Catholic Health Australia has welcomed the Albanese Government’s announcement that health insurers will continue to pay for essential surgical items such as sutures and skin glues when reforms of a key funding list come into force.
Not-for-profit hospitals have faced months of uncertainty over how around 400 “general consumables” will be funded once they are removed from the prostheses list which dictates the surgical items that health insurance funds must pay for.
Health Minister Mark Butler and the Department of Health acted on the concerns of CHA members who have been warning that removing these items with no alternative funding arrangements would have dire consequences.
The 75 member hospitals that are part of the CHA network were facing a $100 million annual funding hole that would have forced them to stop offering economically unviable procedures to avoid financial losses.
Under the new system, a typical basket of the items used will be bundled together and funded per procedure rather than each individual item used being funded.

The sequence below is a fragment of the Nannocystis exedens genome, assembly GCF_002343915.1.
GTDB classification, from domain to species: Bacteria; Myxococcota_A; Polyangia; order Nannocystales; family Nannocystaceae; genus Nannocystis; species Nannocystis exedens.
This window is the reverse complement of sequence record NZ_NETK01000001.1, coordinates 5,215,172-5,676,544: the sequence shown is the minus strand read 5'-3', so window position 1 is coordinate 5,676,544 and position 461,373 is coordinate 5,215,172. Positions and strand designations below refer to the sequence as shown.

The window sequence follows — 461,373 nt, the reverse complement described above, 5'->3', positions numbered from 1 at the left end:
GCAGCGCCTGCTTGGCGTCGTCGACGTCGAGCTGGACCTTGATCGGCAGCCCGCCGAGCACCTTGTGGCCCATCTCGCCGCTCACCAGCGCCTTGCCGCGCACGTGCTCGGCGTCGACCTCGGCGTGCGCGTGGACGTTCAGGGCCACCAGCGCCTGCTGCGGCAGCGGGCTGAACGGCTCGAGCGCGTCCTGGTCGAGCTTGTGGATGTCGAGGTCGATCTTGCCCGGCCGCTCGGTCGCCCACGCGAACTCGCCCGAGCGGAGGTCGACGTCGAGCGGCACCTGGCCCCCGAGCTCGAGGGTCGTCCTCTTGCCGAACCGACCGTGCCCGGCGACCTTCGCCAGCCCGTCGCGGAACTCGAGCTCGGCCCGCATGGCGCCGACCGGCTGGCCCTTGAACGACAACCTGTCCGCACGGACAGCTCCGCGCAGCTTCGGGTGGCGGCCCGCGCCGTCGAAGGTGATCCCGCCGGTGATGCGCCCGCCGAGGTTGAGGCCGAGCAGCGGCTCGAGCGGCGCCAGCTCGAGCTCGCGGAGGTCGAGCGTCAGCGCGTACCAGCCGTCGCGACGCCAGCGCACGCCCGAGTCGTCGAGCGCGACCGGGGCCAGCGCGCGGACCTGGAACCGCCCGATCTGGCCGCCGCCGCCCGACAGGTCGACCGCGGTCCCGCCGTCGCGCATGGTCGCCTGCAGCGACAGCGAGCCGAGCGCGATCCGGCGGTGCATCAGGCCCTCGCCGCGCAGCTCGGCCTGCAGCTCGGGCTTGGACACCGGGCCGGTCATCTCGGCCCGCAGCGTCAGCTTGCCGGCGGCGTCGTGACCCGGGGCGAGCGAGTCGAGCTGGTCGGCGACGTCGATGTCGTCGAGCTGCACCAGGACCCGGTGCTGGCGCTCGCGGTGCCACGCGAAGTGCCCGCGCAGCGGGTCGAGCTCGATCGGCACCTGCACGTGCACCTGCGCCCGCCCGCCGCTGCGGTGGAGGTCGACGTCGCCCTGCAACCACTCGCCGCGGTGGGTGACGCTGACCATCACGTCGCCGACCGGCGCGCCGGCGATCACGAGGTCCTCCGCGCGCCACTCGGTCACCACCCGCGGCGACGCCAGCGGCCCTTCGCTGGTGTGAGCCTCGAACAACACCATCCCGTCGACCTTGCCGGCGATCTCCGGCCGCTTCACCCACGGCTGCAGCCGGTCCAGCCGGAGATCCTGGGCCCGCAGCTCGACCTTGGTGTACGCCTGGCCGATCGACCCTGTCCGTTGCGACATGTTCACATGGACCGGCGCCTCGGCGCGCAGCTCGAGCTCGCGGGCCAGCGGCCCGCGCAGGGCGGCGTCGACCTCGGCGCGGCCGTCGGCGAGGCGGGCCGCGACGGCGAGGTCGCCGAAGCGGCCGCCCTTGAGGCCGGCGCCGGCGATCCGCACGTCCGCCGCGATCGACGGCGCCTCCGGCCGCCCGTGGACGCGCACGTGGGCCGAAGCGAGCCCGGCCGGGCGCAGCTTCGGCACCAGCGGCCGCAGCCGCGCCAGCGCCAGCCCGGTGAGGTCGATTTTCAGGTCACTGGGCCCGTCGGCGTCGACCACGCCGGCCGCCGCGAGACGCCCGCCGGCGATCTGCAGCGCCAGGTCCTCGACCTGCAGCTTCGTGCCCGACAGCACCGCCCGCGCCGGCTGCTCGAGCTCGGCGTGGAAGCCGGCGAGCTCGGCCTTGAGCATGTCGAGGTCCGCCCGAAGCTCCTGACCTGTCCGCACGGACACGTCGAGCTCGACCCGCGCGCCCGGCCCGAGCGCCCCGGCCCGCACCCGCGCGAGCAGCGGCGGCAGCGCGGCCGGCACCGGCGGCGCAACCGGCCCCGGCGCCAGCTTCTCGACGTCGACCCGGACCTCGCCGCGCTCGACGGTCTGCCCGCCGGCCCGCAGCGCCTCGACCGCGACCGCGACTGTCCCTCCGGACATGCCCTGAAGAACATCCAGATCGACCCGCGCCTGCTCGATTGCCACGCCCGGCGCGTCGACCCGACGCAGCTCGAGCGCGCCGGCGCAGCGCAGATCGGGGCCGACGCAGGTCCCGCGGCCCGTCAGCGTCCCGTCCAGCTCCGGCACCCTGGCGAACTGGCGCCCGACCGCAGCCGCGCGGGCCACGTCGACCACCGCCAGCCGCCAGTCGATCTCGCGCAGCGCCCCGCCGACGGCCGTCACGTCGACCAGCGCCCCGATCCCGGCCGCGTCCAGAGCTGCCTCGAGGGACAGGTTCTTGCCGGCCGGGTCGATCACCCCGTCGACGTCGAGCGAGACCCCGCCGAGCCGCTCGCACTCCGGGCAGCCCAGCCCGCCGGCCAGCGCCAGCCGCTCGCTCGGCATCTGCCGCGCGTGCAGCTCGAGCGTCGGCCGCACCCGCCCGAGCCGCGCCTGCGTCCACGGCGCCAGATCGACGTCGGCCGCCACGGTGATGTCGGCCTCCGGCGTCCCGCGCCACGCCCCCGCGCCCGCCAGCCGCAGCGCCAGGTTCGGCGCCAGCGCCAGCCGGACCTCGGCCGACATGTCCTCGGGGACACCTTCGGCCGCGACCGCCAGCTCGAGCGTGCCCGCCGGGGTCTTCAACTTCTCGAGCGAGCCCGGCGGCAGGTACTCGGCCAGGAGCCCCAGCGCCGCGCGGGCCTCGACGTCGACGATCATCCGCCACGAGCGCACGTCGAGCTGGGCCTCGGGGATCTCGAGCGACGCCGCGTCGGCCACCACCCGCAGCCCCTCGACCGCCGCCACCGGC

Mr Butler said insurers will still have to pay a minimum price to hospitals for each bundle used.
CHA Health Policy Director Caitlin O’Dea said the announcement was a sensible decision.
“Our member hospitals always wanted to preserve the choice that is at the heart of good private health care. The last thing that we wanted is for some procedures to become too expensive for hospitals to stage,” Ms O’Dea said.
“Mandatory funding will ensure that breast cancer, bariatric and gynaecological surgeries will no longer be at risk of cutbacks.”
Ms O’Dea said CHA would work with the Government now to determine the final mandated price of each item in the new bundled system.